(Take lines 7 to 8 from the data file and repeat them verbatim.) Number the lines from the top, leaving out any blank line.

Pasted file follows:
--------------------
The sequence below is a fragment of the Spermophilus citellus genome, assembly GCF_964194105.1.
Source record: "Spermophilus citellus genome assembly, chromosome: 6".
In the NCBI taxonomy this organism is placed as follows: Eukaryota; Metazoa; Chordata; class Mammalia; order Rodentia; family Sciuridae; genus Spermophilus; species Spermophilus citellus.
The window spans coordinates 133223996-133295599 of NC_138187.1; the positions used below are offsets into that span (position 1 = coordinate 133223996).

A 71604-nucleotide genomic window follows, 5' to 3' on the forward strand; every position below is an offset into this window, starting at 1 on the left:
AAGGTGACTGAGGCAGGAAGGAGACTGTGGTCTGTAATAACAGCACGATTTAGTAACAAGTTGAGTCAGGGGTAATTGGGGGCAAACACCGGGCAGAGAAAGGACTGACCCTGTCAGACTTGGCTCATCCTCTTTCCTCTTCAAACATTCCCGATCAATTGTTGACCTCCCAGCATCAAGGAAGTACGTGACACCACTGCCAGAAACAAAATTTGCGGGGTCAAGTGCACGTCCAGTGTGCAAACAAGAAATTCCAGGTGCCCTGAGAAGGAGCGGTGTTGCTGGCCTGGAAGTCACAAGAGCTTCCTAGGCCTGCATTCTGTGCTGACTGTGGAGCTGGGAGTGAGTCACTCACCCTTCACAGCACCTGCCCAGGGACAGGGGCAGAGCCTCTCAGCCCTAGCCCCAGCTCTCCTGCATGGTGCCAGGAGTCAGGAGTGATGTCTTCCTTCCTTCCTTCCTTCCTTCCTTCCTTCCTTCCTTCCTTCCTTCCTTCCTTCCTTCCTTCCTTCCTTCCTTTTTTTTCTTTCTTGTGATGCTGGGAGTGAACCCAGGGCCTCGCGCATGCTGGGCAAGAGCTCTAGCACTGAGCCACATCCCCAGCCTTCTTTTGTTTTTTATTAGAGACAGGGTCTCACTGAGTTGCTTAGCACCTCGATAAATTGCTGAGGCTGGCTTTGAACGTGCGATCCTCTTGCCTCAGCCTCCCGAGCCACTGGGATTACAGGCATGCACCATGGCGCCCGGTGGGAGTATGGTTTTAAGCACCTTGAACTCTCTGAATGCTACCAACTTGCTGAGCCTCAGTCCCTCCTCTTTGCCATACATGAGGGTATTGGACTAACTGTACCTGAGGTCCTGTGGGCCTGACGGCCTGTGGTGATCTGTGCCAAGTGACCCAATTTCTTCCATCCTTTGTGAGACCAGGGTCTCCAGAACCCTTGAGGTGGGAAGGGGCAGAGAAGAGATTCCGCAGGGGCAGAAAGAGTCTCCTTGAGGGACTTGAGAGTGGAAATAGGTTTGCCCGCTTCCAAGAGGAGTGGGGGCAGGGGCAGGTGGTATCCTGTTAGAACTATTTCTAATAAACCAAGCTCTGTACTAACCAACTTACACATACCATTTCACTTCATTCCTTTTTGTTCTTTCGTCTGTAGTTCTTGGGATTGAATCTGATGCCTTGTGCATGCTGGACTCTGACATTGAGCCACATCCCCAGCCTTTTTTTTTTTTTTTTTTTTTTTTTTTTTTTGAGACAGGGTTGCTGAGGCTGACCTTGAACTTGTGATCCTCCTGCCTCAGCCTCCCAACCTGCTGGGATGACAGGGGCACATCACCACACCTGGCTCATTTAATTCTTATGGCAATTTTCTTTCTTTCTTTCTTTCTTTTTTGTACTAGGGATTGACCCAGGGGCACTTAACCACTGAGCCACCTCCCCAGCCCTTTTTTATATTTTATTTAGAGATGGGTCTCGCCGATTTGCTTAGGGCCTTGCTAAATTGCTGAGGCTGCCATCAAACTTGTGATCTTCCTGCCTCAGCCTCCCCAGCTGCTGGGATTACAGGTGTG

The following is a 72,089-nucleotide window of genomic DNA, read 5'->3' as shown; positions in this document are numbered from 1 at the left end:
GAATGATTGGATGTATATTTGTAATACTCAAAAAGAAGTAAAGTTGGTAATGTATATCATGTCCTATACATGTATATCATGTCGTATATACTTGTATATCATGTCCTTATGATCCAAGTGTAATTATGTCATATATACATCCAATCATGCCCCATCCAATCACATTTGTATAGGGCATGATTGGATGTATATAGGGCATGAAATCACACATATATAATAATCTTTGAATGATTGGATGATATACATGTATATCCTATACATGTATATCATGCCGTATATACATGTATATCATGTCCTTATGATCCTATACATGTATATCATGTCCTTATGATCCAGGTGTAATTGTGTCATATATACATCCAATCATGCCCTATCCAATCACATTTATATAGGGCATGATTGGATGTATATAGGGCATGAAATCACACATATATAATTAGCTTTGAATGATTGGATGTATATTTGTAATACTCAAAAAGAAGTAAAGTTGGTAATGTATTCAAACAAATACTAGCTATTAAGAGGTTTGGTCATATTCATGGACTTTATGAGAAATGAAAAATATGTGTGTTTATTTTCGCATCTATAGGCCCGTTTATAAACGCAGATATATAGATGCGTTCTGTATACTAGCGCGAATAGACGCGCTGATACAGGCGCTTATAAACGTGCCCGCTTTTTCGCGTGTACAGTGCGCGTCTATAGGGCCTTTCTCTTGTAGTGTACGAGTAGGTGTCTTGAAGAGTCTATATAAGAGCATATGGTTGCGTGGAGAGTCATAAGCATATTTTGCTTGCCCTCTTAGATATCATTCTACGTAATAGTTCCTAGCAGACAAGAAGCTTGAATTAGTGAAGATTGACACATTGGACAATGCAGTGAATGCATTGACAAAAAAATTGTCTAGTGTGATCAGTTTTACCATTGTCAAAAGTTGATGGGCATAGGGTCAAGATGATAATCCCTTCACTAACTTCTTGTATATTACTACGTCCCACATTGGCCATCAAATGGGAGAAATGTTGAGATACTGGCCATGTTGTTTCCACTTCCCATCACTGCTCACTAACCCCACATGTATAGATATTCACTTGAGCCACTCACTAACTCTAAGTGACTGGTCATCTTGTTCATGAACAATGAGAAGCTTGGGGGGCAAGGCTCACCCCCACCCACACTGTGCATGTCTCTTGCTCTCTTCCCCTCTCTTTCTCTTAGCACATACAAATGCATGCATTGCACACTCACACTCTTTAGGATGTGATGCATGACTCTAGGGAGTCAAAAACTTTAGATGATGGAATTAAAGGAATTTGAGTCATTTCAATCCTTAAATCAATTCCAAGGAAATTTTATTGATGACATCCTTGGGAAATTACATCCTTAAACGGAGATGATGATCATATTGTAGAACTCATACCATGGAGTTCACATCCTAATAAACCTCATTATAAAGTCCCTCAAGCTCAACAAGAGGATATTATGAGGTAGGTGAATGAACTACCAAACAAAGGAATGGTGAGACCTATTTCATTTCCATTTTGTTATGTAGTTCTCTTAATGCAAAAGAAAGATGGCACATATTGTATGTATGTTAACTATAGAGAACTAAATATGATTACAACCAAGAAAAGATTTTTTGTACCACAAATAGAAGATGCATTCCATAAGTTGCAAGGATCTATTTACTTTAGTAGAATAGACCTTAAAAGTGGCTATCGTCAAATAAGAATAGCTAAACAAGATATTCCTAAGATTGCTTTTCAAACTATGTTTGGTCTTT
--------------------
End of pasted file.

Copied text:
The following is a 72,089-nucleotide window of genomic DNA, read 5'->3' as shown; positions in this document are numbered from 1 at the left end:
GAATGATTGGATGTATATTTGTAATACTCAAAAAGAAGTAAAGTTGGTAATGTATATCATGTCCTATACATGTATATCATGTCGTATATACTTGTATATCATGTCCTTATGATCCAAGTGTAATTATGTCATATATACATCCAATCATGCCCCATCCAATCACATTTGTATAGGGCATGATTGGATGTATATAGGGCATGAAATCACACATATATAATAATCTTTGAATGATTGGATGATATACATGTATATCCTATACATGTATATCATGCCGTATATACATGTATATCATGTCCTTATGATCCTATACATGTATATCATGTCCTTATGATCCAGGTGTAATTGTGTCATATATACATCCAATCATGCCCTATCCAATCACATTTATATAGGGCATGATTGGATGTATATAGGGCATGAAATCACACATATATAATTAGCTTTGAATGATTGGATGTATATTTGTAATACTCAAAAAGAAGTAAAGTTGGTAATGTATTCAAACAAATACTAGCTATTAAGAGGTTTGGTCATATTCATGGACTTTATGAGAAATGAAAAATATGTGTGTTTATTTTCGCATCTATAGGCCCGTTTATAAACGCAGATATATAGATGCGTTCTGTATACTAGCGCGAATAGACGCGCTGATACAGGCGCTTATAAACGTGCCCGCTTTTTCGCGTGTACAGTGCGCGTCTATAGGGCCTTTCTCTTGTAGTGTACGAGTAGGTGTCTTGAAGAGTCTATATAAGAGCATATGGTTGCGTGGAGAGTCATAAGCATATTTTGCTTGCCCTCTTAGATATCATTCTACGTAATAGTTCCTAGCAGACAAGAAGCTTGAATTAGTGAAGATTGACACATTGGACAATGCAGTGAATGCATTGACAAAAAAATTGTCTAGTGTGATCAGTTTTACCATTGTCAAAAGTTGATGGGCATAGGGTCAAGATGATAATCCCTTCACTAACTTCTTGTATATTACTACGTCCCACATTGGCCATCAAATGGGAGAAATGTTGAGATACTGGCCATGTTGTTTCCACTTCCCATCACTGCTCACTAACCCCACATGTATAGATATTCACTTGAGCCACTCACTAACTCTAAGTGACTGGTCATCTTGTTCATGAACAATGAGAAGCTTGGGGGGCAAGGCTCACCCCCACCCACACTGTGCATGTCTCTTGCTCTCTTCCCCTCTCTTTCTCTTAGCACATACAAATGCATGCATTGCACACTCACACTCTTTAGGATGTGATGCATGACTCTAGGGAGTCAAAAACTTTAGATGATGGAATTAAAGGAATTTGAGTCATTTCAATCCTTAAATCAATTCCAAGGAAATTTTATTGATGACATCCTTGGGAAATTACATCCTTAAACGGAGATGATGATCATATTGTAGAACTCATACCATGGAGTTCACATCCTAATAAACCTCATTATAAAGTCCCTCAAGCTCAACAAGAGGATATTATGAGGTAGGTGAATGAACTACCAAACAAAGGAATGGTGAGACCTATTTCATTTCCATTTTGTTATGTAGTTCTCTTAATGCAAAAGAAAGATGGCACATATTGTATGTATGTTAACTATAGAGAACTAAATATGATTACAACCAAGAAAAGATTTTTTGTACCACAAATAGAAGATGCATTCCATAAGTTGCAAGGATCTATTTACTTTAGTAGAATAGACCTTAAAAGTGGCTATCGTCAAATAAGAATAGCTAAACAAGATATTCCTAAGATTGCTTTTCAAACTATGTTTGGTCTTT